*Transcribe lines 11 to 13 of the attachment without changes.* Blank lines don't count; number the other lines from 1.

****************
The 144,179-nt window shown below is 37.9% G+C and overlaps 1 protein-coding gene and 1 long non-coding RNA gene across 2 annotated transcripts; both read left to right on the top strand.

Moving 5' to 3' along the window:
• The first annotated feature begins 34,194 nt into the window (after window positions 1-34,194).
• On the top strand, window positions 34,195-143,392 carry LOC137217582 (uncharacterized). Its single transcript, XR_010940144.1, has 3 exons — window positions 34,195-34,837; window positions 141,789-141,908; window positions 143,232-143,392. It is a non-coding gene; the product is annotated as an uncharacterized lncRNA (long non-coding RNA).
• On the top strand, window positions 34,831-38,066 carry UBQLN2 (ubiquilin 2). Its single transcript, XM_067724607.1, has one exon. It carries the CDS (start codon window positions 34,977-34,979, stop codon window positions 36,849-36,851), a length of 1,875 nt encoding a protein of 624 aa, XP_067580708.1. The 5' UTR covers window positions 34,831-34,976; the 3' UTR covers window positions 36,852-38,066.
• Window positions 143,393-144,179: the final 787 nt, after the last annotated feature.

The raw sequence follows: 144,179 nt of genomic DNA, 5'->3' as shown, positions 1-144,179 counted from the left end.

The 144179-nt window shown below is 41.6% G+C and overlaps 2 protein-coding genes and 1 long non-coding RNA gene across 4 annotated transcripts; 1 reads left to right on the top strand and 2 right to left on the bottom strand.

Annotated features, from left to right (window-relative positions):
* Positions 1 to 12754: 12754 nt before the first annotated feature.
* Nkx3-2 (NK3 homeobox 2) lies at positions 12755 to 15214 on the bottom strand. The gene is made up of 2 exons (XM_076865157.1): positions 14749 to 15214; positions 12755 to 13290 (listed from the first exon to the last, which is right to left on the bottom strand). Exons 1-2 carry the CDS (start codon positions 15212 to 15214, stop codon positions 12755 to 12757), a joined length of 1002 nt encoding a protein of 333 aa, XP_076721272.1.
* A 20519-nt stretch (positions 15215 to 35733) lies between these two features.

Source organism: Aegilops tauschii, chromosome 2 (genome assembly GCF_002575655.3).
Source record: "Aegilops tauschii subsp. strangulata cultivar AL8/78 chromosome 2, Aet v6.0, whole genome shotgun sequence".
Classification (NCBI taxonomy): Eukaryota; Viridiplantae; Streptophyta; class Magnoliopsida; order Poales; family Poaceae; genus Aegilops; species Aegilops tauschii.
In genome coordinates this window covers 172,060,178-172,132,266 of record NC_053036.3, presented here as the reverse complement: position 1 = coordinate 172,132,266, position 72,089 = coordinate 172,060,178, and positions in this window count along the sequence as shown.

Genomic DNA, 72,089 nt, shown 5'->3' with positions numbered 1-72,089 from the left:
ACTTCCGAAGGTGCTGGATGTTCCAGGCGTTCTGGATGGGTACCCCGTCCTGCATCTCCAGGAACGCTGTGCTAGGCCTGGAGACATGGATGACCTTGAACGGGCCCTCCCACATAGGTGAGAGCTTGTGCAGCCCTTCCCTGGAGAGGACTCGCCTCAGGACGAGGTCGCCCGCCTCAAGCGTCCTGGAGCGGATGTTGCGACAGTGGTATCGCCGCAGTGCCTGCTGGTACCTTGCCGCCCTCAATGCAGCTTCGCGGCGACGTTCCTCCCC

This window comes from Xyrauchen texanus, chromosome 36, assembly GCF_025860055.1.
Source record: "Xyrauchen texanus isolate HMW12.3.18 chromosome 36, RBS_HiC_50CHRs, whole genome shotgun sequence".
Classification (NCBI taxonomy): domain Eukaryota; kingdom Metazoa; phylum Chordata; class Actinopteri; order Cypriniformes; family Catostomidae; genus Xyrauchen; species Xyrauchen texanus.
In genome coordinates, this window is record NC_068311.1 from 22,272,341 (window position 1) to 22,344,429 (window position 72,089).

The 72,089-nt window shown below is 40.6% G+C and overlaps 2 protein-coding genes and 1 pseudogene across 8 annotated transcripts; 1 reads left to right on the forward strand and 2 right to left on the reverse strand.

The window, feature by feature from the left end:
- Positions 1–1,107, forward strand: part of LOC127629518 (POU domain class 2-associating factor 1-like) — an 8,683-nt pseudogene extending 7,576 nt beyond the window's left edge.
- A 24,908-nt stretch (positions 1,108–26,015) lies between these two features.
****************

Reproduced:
* Nkx3-2 (NK3 homeobox 2) lies at positions 12755 to 15214 on the bottom strand. The gene is made up of 2 exons (XM_076865157.1): positions 14749 to 15214; positions 12755 to 13290 (listed from the first exon to the last, which is right to left on the bottom strand). Exons 1-2 carry the CDS (start codon positions 15212 to 15214, stop codon positions 12755 to 12757), a joined length of 1002 nt encoding a protein of 333 aa, XP_076721272.1.
* A 20519-nt stretch (positions 15215 to 35733) lies between these two features.

Source organism: Aegilops tauschii, chromosome 2 (genome assembly GCF_002575655.3).